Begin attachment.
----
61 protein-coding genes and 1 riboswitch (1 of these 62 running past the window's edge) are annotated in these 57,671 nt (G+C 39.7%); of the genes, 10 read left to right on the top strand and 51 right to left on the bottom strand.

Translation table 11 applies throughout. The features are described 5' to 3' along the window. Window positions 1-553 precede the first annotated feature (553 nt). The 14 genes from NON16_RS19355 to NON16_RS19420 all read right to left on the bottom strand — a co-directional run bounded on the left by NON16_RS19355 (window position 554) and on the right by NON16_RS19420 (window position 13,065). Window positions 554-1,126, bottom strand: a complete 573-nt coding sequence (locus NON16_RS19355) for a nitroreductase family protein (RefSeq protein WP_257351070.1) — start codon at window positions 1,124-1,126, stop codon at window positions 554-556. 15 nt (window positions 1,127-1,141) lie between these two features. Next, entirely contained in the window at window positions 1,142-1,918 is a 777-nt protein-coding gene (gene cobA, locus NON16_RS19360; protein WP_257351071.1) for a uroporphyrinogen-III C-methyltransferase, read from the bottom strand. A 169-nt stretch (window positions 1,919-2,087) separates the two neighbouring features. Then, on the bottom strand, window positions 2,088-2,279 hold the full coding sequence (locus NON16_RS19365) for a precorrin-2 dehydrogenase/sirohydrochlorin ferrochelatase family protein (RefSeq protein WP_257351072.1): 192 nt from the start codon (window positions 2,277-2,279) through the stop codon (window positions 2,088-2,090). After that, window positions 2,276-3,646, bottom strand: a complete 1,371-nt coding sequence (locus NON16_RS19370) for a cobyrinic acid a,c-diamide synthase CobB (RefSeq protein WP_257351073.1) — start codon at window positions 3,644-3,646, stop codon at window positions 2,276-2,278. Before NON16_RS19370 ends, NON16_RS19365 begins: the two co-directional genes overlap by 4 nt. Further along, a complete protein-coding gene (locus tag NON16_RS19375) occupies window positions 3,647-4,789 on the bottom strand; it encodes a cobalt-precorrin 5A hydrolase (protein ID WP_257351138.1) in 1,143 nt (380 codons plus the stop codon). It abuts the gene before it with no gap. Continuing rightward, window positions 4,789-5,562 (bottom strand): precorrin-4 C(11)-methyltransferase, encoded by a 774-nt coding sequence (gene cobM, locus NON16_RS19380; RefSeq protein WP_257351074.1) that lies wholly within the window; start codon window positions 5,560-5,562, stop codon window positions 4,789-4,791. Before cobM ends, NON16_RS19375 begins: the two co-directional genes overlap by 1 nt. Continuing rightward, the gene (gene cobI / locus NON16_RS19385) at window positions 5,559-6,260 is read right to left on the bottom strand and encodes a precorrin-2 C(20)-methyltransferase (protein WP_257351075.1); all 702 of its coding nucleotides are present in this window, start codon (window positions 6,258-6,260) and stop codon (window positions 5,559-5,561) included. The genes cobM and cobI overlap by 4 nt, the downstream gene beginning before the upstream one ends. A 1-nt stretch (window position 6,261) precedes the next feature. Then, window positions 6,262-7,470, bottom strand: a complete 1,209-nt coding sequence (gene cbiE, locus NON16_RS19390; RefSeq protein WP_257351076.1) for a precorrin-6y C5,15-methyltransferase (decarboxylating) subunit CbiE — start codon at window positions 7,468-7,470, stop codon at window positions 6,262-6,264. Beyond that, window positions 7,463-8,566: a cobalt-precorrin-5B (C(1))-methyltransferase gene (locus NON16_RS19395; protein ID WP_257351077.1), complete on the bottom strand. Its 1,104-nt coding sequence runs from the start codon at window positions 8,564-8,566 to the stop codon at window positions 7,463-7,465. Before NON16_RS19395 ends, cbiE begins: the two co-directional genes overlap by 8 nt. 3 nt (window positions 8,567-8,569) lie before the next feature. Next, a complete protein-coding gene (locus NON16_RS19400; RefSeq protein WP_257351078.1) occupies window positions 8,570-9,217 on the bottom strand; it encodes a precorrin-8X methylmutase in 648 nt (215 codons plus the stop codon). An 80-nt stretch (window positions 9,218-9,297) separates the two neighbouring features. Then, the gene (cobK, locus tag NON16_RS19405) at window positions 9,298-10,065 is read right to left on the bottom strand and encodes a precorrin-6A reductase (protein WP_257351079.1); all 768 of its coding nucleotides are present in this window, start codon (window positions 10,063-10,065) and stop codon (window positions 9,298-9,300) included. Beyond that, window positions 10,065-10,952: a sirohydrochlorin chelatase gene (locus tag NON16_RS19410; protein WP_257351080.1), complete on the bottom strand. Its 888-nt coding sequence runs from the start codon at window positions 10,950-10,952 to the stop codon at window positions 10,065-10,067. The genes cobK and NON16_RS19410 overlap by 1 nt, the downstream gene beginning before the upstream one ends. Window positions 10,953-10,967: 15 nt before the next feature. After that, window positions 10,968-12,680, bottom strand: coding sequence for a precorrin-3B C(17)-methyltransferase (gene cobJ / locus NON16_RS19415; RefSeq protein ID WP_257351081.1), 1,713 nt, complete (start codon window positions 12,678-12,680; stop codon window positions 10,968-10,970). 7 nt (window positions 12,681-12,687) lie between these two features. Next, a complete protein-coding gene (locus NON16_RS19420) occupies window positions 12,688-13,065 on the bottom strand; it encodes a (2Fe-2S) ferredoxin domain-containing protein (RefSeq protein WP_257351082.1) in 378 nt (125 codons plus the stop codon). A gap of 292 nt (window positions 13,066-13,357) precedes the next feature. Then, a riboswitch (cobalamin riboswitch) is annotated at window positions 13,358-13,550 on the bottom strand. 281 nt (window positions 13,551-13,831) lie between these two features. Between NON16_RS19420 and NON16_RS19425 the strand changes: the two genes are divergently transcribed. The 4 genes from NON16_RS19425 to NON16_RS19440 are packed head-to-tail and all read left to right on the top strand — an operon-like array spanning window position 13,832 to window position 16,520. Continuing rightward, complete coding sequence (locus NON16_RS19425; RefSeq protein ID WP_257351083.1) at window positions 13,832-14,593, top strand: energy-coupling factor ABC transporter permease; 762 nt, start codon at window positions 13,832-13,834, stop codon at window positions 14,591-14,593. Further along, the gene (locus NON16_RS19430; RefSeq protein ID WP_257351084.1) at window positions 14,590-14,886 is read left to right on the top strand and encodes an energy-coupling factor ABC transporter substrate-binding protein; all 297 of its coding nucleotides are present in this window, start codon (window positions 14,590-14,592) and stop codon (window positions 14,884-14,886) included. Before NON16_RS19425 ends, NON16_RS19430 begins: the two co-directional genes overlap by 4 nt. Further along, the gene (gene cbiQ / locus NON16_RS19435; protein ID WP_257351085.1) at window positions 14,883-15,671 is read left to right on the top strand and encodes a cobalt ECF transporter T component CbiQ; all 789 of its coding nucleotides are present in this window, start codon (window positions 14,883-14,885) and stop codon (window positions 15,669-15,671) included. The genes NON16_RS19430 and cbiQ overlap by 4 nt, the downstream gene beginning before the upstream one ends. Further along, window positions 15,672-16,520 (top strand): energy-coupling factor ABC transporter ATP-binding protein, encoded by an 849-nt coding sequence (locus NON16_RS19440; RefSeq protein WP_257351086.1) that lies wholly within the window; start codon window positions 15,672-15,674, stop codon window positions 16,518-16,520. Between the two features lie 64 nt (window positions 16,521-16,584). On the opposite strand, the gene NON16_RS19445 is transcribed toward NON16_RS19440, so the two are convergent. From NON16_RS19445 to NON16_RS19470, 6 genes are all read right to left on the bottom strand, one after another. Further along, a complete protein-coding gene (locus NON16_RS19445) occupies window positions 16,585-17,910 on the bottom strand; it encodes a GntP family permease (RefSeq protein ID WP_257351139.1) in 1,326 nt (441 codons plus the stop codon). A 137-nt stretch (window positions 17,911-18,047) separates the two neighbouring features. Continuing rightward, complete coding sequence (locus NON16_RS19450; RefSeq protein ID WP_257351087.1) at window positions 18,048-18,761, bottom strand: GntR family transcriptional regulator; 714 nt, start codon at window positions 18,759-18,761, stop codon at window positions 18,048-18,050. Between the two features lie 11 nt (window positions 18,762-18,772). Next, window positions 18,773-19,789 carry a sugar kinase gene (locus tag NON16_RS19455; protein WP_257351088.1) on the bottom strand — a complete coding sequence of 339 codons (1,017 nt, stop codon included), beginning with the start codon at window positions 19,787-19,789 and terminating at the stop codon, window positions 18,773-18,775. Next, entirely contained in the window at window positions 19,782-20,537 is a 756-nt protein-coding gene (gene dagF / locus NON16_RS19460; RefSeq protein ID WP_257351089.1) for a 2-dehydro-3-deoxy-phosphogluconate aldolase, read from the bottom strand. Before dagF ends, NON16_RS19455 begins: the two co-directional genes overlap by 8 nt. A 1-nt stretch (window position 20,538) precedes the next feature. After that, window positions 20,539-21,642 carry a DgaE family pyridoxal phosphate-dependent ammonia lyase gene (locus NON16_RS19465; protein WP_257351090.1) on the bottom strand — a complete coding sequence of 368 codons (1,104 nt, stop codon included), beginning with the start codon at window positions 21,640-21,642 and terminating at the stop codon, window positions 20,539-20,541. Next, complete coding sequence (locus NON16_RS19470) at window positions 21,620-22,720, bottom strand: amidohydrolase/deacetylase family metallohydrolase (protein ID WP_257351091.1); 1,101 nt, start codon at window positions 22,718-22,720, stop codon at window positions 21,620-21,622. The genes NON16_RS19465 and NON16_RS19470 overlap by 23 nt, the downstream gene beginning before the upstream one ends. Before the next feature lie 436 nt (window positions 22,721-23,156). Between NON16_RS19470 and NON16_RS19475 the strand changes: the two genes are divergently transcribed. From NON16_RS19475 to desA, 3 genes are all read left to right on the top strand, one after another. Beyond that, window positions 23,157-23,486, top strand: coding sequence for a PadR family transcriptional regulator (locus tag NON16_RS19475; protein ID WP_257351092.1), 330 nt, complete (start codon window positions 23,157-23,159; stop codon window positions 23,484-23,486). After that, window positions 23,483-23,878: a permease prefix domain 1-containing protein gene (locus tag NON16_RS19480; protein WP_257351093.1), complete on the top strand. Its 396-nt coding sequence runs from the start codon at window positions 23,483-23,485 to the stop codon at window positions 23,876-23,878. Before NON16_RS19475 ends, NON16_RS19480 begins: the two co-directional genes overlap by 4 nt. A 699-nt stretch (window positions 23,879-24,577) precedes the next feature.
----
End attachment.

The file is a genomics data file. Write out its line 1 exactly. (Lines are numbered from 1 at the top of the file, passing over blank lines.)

61 protein-coding genes and 1 riboswitch (1 of these 62 running past the window's edge) are annotated in these 57,671 nt (G+C 39.7%); of the genes, 10 read left to right on the top strand and 51 right to left on the bottom strand.